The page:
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Australia isn’t typically regarded as a driver of scientific experimentation, cutting edge abilities and inventive research. Rather gravitating towards the outdoors, lucky we can avoid much of what is considered hard work with the relaxed lifestyle that our golden shores provide. Merlin Crossley in her article in Research The Australian shows us that, “Australia has unique advantages when it comes to attracting the best and brightest and harnessing their talents.”
Or to put it another way, Merlin, “Not all readers would identify Australia as a powerhouse of scientific experimentation and technological invention. Many would see us as Gilligan’s Island, a diverse bunch of harmless buffoons who enjoy a relaxed lifestyle but have few practical projects, and who will never really leave their paradise island and shake the world.” Inventions come to mind such as the square washing line and standard lawnmower backing up the dismissive attitude by some who have neglected to dig deeper. The facts are that scientists have found a home here where they have been productive in the pursuit of excellence.
In our island home many have found our relative isolation as a benefit. For example Michelle Simmons, physics professor at the University of NSW in her quest to build a quantum computer, moved from Cambridge rejecting offers from the US, to Australia. “She was able to develop her own ideas without having to battle senior academics, while being unconstrained by the shackles of history and conventional thinking.”
Our medical research system is independent with the main hospitals operating separate from a centralised control authority. Agile and productive is how this system is described also sustaining world leading research. Australia is fast developing research with anti-cancer drugs, blood diseases such as leukaemia and breast cancer cure using stem cell applications.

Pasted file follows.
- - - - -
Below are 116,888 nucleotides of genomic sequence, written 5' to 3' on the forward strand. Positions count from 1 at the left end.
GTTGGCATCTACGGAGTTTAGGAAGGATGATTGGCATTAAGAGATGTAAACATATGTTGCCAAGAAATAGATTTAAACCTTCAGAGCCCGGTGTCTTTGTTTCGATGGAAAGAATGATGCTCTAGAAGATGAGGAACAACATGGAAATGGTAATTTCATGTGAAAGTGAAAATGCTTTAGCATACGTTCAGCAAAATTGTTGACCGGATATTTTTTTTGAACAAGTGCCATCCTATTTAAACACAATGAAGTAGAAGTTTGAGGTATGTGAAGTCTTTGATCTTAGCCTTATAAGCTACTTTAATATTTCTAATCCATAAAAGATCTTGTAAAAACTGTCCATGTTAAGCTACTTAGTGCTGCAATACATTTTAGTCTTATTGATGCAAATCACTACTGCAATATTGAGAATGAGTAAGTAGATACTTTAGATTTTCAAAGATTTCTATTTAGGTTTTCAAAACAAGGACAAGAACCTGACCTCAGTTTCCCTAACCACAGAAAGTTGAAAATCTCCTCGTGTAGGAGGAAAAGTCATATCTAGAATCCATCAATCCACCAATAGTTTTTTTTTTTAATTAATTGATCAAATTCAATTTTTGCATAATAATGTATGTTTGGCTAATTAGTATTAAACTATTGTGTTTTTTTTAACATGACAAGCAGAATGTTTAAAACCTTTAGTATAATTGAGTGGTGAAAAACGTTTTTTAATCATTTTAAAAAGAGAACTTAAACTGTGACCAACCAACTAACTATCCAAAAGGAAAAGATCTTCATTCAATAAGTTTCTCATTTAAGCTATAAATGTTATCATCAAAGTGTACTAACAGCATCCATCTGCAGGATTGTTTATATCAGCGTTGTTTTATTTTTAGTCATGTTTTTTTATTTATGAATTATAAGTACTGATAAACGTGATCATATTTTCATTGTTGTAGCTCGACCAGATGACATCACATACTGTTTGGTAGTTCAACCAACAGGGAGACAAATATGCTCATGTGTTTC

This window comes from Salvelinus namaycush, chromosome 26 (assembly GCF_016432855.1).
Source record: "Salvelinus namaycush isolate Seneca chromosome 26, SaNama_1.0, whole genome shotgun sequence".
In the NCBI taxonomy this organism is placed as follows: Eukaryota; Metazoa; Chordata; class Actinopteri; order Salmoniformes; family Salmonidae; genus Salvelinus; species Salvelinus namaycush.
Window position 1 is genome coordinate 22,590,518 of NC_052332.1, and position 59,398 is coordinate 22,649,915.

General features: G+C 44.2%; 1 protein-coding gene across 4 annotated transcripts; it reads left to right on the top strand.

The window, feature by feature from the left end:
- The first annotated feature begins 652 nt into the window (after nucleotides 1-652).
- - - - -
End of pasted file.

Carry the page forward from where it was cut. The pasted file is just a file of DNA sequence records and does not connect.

The independence and self-sufficiency which is a main feature of our research agenda is driven partly by our geographical location and by the intellectual independence of our academics. Merlin, “We tend to have only a handful of researchers in each key area and young researchers quickly seek to establish themselves as national leaders. We find our own niches, avoiding competition with others here and overseas, and are sometimes unaware of what is happening elsewhere. This means a greater chance that creative ideas will flourish.” Our research in different areas also means that we will collaborate more easily with others from Asia, UK and the US.
The financial status of our Universities is strong thanks to their policy of embracing students from all parts of the world which has increased fees. Following on, universities have increased in size with revenues being invested in research. “Everyone involved has been spurred on to boost productivity in research.”
There is no shortage of professional talent in Australia because of the fertile landscape provided by these measures. Our country is programmed to grow strongly in the years ahead and Australians are set to play an important role in business and research thanks to our unique place geographically and academically.